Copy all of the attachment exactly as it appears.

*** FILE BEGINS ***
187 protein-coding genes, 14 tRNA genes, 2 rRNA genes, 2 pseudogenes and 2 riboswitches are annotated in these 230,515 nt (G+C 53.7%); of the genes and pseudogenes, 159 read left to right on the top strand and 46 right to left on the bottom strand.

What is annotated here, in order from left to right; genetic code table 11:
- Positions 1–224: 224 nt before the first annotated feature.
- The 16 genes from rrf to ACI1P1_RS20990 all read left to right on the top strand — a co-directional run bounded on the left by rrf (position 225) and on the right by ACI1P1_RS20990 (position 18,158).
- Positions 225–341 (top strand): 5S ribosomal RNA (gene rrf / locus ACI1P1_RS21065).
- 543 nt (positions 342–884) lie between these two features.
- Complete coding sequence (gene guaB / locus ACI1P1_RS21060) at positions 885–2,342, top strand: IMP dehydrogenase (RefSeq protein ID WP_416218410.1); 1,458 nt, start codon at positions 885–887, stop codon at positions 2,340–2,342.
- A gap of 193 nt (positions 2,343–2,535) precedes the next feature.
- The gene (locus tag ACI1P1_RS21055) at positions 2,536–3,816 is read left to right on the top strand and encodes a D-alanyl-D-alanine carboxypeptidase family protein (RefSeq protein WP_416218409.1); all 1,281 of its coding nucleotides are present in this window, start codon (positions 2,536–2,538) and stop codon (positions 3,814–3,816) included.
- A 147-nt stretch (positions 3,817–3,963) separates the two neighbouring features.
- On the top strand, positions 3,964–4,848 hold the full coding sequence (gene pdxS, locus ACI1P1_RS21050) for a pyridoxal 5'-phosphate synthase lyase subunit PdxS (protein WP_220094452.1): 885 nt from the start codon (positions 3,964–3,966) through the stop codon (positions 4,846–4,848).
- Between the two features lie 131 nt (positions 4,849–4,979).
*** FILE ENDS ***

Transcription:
187 protein-coding genes, 14 tRNA genes, 2 rRNA genes, 2 pseudogenes and 2 riboswitches are annotated in these 230,515 nt (G+C 53.7%); of the genes and pseudogenes, 159 read left to right on the top strand and 46 right to left on the bottom strand.

What is annotated here, in order from left to right; genetic code table 11:
- Positions 1–224: 224 nt before the first annotated feature.
- The 16 genes from rrf to ACI1P1_RS20990 all read left to right on the top strand — a co-directional run bounded on the left by rrf (position 225) and on the right by ACI1P1_RS20990 (position 18,158).
- Positions 225–341 (top strand): 5S ribosomal RNA (gene rrf / locus ACI1P1_RS21065).
- 543 nt (positions 342–884) lie between these two features.
- Complete coding sequence (gene guaB / locus ACI1P1_RS21060) at positions 885–2,342, top strand: IMP dehydrogenase (RefSeq protein ID WP_416218410.1); 1,458 nt, start codon at positions 885–887, stop codon at positions 2,340–2,342.
- A gap of 193 nt (positions 2,343–2,535) precedes the next feature.
- The gene (locus tag ACI1P1_RS21055) at positions 2,536–3,816 is read left to right on the top strand and encodes a D-alanyl-D-alanine carboxypeptidase family protein (RefSeq protein WP_416218409.1); all 1,281 of its coding nucleotides are present in this window, start codon (positions 2,536–2,538) and stop codon (positions 3,814–3,816) included.
- A 147-nt stretch (positions 3,817–3,963) separates the two neighbouring features.
- On the top strand, positions 3,964–4,848 hold the full coding sequence (gene pdxS, locus ACI1P1_RS21050) for a pyridoxal 5'-phosphate synthase lyase subunit PdxS (protein WP_220094452.1): 885 nt from the start codon (positions 3,964–3,966) through the stop codon (positions 4,846–4,848).
- Between the two features lie 131 nt (positions 4,849–4,979).